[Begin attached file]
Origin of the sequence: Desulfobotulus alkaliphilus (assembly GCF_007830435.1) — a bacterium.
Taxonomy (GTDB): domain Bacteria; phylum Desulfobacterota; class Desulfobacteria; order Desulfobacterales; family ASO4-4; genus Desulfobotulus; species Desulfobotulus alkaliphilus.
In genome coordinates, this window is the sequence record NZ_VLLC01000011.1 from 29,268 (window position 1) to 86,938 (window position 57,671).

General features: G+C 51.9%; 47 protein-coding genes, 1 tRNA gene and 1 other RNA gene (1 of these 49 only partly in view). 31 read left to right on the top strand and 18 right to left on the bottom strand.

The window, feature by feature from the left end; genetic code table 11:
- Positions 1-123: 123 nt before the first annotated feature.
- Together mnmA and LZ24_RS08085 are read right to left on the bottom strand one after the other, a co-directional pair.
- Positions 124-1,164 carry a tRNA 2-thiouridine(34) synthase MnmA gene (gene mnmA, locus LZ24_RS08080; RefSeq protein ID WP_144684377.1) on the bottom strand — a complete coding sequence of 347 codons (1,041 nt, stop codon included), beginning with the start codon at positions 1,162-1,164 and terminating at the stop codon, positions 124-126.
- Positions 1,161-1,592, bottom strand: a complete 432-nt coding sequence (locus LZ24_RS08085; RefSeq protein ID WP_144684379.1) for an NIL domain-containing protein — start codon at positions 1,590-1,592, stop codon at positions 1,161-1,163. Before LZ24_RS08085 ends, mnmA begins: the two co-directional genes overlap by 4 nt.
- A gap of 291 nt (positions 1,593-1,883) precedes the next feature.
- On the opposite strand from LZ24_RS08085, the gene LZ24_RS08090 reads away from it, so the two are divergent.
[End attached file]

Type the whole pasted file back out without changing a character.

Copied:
Origin of the sequence: Desulfobotulus alkaliphilus (assembly GCF_007830435.1) — a bacterium.
Taxonomy (GTDB): domain Bacteria; phylum Desulfobacterota; class Desulfobacteria; order Desulfobacterales; family ASO4-4; genus Desulfobotulus; species Desulfobotulus alkaliphilus.
In genome coordinates, this window is the sequence record NZ_VLLC01000011.1 from 29,268 (window position 1) to 86,938 (window position 57,671).

General features: G+C 51.9%; 47 protein-coding genes, 1 tRNA gene and 1 other RNA gene (1 of these 49 only partly in view). 31 read left to right on the top strand and 18 right to left on the bottom strand.

The window, feature by feature from the left end; genetic code table 11:
- Positions 1-123: 123 nt before the first annotated feature.
- Together mnmA and LZ24_RS08085 are read right to left on the bottom strand one after the other, a co-directional pair.
- Positions 124-1,164 carry a tRNA 2-thiouridine(34) synthase MnmA gene (gene mnmA, locus LZ24_RS08080; RefSeq protein ID WP_144684377.1) on the bottom strand — a complete coding sequence of 347 codons (1,041 nt, stop codon included), beginning with the start codon at positions 1,162-1,164 and terminating at the stop codon, positions 124-126.
- Positions 1,161-1,592, bottom strand: a complete 432-nt coding sequence (locus LZ24_RS08085; RefSeq protein ID WP_144684379.1) for an NIL domain-containing protein — start codon at positions 1,590-1,592, stop codon at positions 1,161-1,163. Before LZ24_RS08085 ends, mnmA begins: the two co-directional genes overlap by 4 nt.
- A gap of 291 nt (positions 1,593-1,883) precedes the next feature.
- On the opposite strand from LZ24_RS08085, the gene LZ24_RS08090 reads away from it, so the two are divergent.